“Which artist most influences Ghanaian poetry?” Kofi Awoonor tops the list. “Where, and to whom, do we turn for inspiration?” Kofi Awoonor tops the list.

Does the choice of Kofi Awoonor means that his style really influence the poetic styles in own individual writings? Or does our individual poetry reflect traits of Kofi Awoonor’s extreme dirge poetry? If yes, then his exemplary legacy lives on. If the answer is no, then we may perhaps guess that perhaps his influence on us only inspires us and leads us towards new different personal directions in literary style. If the answer is “Not really sure of my position” then perhaps his influence only acts as food for thought that needs further reflection. By the way “food for thought” as used in this context means “mental stimulus”- something that sustains or stimulates the mind or soul, his extreme dirge poetic style. Ironically, I fall under this 3rd category in terms of what actually the impact of Kofi Awoonor’s poetic influence on me is and how it really reflects on my own poetry.

At this juncture, I wish to use my humble self as a personal example of Kofi Awoonor’s poetic influence,
but before I delve into all that, I want to point out here that now that Kofi Awoonor has gone to the great beyond to join the ancestors does not mean that I would switch over suddenly to another poet to take over his first place on my mental list. Dead or alive the legend lives on just like other non-African poets like Shakespeare, Blake, Frost, Donne, Emily Dickenson, Yeats, Milton etc . Although there is another particular living Ghanaian poet of note that fascinates me and has the same measure of respect I have for Kofi Awoonor, and to be honest, he has really influenced me in the same measure and in the fashion as the late Kofi Awoonor. His name is Kofi Anyidoho.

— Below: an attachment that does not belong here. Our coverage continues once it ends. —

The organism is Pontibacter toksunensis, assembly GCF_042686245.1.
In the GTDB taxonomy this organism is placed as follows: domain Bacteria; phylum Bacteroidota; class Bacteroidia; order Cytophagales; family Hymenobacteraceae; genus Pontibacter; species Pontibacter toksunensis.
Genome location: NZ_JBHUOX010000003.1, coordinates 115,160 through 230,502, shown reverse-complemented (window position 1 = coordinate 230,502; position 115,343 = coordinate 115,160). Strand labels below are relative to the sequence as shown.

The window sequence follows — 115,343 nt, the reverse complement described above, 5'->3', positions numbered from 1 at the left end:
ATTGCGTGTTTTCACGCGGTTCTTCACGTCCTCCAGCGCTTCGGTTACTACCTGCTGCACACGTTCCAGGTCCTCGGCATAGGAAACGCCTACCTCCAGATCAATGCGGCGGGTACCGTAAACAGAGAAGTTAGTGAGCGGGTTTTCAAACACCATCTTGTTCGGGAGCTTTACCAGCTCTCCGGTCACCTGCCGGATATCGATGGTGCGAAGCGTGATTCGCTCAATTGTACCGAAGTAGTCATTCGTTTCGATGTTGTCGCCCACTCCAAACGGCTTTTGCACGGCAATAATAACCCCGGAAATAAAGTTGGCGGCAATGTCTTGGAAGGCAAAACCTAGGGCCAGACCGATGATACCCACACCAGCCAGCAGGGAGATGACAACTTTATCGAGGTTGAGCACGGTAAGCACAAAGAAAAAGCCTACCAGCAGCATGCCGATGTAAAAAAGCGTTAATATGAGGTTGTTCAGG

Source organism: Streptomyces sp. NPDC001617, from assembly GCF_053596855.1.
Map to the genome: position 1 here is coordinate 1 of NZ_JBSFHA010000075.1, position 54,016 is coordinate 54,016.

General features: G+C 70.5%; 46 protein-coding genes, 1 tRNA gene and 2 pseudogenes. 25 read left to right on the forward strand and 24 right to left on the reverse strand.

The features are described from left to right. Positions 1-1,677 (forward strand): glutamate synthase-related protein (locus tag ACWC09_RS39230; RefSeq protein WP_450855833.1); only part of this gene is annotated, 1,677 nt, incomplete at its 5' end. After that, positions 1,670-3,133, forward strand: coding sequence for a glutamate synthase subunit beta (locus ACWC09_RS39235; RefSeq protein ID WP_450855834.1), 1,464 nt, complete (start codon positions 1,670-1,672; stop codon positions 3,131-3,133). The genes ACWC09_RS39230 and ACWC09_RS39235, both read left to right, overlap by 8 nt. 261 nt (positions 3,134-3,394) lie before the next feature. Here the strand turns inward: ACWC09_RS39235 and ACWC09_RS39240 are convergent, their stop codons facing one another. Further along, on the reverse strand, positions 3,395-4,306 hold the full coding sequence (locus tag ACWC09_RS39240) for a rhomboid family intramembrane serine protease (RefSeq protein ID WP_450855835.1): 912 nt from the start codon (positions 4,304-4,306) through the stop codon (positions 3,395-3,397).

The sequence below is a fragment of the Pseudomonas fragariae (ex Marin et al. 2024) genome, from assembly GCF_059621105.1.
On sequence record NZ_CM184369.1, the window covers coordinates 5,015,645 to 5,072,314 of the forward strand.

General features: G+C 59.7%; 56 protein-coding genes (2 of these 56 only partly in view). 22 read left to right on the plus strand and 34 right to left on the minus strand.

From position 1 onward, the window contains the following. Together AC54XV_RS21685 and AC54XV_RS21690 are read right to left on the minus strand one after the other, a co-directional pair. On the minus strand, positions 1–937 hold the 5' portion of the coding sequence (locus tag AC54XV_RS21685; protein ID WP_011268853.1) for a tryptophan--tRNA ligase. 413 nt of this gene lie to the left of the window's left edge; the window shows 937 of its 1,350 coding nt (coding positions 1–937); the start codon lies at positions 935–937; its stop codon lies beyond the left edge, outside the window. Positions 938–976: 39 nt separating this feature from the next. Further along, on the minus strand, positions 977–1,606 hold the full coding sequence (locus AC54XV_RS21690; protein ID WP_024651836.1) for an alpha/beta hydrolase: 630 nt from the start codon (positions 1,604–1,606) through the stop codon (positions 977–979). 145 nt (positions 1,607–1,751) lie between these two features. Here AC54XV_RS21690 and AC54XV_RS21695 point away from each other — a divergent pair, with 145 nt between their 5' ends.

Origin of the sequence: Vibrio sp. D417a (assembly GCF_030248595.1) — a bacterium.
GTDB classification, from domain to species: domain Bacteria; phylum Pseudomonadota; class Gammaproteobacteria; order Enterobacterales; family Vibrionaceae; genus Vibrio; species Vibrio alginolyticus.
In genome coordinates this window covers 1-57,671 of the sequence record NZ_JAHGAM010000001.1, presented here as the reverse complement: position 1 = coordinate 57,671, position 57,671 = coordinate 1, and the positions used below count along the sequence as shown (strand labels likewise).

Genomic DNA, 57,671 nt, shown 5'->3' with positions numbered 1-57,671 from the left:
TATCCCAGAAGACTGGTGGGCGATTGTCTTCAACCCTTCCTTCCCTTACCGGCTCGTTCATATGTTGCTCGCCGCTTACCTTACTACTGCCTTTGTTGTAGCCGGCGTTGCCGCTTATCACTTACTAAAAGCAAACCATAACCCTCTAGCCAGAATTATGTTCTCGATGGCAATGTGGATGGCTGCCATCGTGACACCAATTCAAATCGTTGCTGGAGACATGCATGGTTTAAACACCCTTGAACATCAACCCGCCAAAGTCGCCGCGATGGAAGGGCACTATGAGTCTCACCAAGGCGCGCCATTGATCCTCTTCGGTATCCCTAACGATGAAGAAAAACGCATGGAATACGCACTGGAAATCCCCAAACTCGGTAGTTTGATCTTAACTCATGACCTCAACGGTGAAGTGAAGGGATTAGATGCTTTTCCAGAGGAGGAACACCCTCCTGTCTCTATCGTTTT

(PS. Continuation coming soon….)

Delatrophy said...
This comment has been removed by the author.
Delatrophy said...

(Continuation...)

The striking similarities of Kofi Awoonor and Kofi Anyidoho are not only in their similar dirge poetry style or the fact that they both share the same first names, Kofi. Apart from bearing the same first names, it is quite interesting to know that they both had mothers who were professional dirge singers. No wonder they both complement each other remarkably in the same literary genre. I guess it’s just naturally that I switch my attention more to this living Ghanaian poet because it is definitely not as if he was actually living under the shadow of the late Kofi Awoonor or being overshadowed by him. They are both great poets of repute who had unflinching support and mutual respect for each other. The two great poets stayed true to their friendship cause till the very end. Kofi Anyidoho still mourns the late Professor Kofi Awoonor like no other. They have hitherto shown their respectful maturity and leadership roles through display of mutual respect; by that, I mean, that both poets strive to stand to the occasion and show the other that their identical poetic styles and respective thematic preoccupations are worthy of respect and would not be intimidated, while displaying respect for each other.

Let us remember what Rob Taylor mentioned earlier: “It should be noted, then, that all the "votes" for Awoonor were cast prior to his passing. One can reasonably expect that since then his influence has only grown.”


Let us also remember what Snr. Poet Darko Antwi said: “...As we reflect on the figures, and imagine the tally of names behind our inspirational histogram, let us remember one inclusive gentleman who would forever be added to chapters of individual stories, and the celebration of the One Ghana One Voice magazine. Let us remember Kofi Awoonor.”